An Investigation Into the Relationship Between Taq1 and Apa1 Polymorphisms of the Vitamin D Receptor Gene and the Development of Osteoarthritis
Banu BAYRAM, 1 Bülent Emrah SAYIN, 2 Züleyha TÜRKOĞLU, 1 Şeyma SOFUOĞLU, 1 Fezan Mutlu ŞAHİN3
1Department of Biology, Muş Alparslan University Faculty of Arts and Sciences, Muş, Turkey
2Department of Orthopedics and Traumatology, Özel Muş Şifa Hospital, Muş, Turkey
3Department of Biostatistics, Medical Faculty of Osmangazi University, Eskişehir, Turkey
Keywords: ApaI; osteoarthritis; polymorphism; Taql; vitamin D receptor
Objectives: This study aims to determine whether Vitamin D receptor (VDR) gene TaqI and ApaI polymorphisms are involved in the development of osteoarthritis in the Turkish population.
Patients and methods: In this study, genomic DNA was isolated from 140 subjects (95 patients with osteoarthritis and 45 healthy controls). The DNA was amplified with specific primers by polymerase chain reaction and the restriction fragment length polymorphism (RFLP) technique was used to analyze the VDR gene TaqI and ApaI polymorphism genotypes. Polymerase chain reaction-RFLP products were assessed with and ultraviolet transilluminator by being exposed to agarose gel electrophoresis.
Results: In terms of the genotype distributions and the allele frequencies of VDR gene TaqI and ApaI polymorphisms, there was no statistically significant difference (p>0.05) between the osteoarthritis patients and the controls. In addition, there was also no statistically significant difference between the genotypes and clinical characteristics of the patients or controls.
Conclusion: In conclusion, the results of the present study suggest that VDR gene TaqI and ApaI polymorphisms are not involved in the development of osteoarthritis in the studied Turkish population.
Osteoarthritis (OA) is the most common form of arthritis and a leading cause of musculoskeletal disability in middle-aged and elderly people. Pathologically, OA is characterized by the focal degeneration of the smooth articular cartilage in any part of the synovial joints of the body, and the most frequently affected joint sites are the spine, hands, knees, and hips. The most frequent clinical findings in OA are pain associated with loading and limited range of motion in the joints at later stages. Because there is no effective therapy to reverse or slow down the degenerative process, OA has a high socio-economic burden. Several factors play a role in the variability of OA risk, including age, sex, genetics, ethnicity, behavioral influences, obesity, and occupation.[5,6] Genetic factors account for 40 to 85% of OA development. The identification of disease-susceptibility genes would help us not only to understand the pathogenesis of OA better but also to gain insight into new therapeutic targets. Until now, some candidate genes have been proposed for OA, including the vitamin D receptor (VDR) gene. The VDR gene is an important regulator of calcium metabolism and bone cell function. Genetic variants of the VDR gene locus on chromosome 12 are associated with bone density, which was found to increase in patients with OA. Nonetheless, it is still uncertain whether genetic variants of the VDR gene (TaqI and ApaI polymorphisms) are involved in the development of OA.[9-11] Since gene pools, lifestyle, and geneenvironment interactions vary between populations, the risk should not be the same with respect to genotypes in every population. The aim of the present study was to determine if the polymorphisms of the VDR gene, TaqI and ApaI, are involved in the development of osteoarthritis in the Turkish population.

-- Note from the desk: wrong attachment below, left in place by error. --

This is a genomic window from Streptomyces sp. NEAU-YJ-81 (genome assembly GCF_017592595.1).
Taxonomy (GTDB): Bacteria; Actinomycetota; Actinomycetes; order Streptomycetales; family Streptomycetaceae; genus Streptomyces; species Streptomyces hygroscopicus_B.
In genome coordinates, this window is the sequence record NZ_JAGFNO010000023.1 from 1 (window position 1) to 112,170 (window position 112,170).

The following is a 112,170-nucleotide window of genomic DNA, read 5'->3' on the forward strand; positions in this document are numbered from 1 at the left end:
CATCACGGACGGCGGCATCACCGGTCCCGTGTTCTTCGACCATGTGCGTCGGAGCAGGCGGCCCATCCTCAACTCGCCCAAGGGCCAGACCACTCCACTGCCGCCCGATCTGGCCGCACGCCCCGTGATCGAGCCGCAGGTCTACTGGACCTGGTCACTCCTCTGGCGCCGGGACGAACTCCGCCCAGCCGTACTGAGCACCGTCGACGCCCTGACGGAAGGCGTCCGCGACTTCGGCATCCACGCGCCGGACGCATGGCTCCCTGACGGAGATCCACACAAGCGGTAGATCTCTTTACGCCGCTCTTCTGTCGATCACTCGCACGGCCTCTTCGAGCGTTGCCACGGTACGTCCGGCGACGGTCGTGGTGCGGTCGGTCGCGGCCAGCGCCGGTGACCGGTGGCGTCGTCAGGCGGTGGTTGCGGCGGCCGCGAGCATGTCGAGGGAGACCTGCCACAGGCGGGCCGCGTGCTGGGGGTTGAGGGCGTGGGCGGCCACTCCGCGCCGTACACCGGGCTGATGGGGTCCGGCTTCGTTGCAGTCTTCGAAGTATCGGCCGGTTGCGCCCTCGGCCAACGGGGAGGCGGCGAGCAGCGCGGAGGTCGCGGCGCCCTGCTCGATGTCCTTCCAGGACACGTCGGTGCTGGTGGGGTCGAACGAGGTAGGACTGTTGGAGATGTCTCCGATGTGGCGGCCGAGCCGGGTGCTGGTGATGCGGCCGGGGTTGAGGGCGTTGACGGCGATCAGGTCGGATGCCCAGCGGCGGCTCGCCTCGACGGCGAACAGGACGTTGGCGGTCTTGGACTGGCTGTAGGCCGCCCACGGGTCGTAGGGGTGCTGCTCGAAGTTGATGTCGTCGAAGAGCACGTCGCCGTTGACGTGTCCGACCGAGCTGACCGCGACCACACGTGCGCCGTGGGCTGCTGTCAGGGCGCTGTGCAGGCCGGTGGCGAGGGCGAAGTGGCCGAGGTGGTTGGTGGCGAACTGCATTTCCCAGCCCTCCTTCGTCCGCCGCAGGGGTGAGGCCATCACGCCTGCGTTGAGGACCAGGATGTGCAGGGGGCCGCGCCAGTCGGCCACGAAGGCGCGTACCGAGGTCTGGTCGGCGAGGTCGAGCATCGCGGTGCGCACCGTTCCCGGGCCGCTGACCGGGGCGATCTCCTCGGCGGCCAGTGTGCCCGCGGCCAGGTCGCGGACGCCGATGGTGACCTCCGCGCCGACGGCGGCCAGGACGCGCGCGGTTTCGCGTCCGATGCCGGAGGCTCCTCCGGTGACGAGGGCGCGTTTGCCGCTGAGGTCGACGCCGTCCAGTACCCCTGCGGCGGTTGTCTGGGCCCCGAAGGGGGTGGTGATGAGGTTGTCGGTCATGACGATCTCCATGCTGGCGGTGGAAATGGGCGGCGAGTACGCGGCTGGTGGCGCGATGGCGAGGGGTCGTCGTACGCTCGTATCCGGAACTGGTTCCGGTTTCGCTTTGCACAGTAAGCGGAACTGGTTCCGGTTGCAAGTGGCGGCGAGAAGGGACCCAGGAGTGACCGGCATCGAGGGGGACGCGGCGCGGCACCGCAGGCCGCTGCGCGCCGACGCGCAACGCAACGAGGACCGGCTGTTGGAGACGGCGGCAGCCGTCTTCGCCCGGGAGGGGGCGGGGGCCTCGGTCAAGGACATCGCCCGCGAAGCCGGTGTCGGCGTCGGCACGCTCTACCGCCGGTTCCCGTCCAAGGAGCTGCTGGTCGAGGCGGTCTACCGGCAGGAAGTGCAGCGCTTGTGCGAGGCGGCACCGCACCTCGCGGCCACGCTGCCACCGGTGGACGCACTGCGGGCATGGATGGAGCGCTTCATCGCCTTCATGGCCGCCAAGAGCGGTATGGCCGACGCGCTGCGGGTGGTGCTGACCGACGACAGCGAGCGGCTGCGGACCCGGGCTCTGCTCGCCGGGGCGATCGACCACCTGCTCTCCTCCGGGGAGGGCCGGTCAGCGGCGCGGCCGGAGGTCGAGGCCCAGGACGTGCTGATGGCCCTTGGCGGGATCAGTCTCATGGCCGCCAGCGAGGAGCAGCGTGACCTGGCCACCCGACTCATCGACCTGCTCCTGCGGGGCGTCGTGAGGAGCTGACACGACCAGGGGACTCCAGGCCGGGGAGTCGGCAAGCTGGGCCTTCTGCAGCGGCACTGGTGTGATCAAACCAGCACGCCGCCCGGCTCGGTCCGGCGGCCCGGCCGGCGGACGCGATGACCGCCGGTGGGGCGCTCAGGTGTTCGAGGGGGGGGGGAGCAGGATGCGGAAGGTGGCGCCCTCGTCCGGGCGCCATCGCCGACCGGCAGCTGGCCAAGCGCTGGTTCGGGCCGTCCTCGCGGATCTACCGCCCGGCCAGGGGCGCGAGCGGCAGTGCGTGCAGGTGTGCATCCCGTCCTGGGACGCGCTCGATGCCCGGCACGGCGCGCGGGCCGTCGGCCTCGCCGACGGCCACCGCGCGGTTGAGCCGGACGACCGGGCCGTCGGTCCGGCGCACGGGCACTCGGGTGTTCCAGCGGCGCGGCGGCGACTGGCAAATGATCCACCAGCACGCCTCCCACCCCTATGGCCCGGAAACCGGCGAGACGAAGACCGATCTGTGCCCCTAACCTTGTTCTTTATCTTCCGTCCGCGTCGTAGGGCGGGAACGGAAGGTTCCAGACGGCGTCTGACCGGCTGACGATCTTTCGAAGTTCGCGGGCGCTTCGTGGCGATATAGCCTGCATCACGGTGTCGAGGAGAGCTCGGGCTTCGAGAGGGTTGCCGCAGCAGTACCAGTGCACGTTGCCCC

Patients and Methods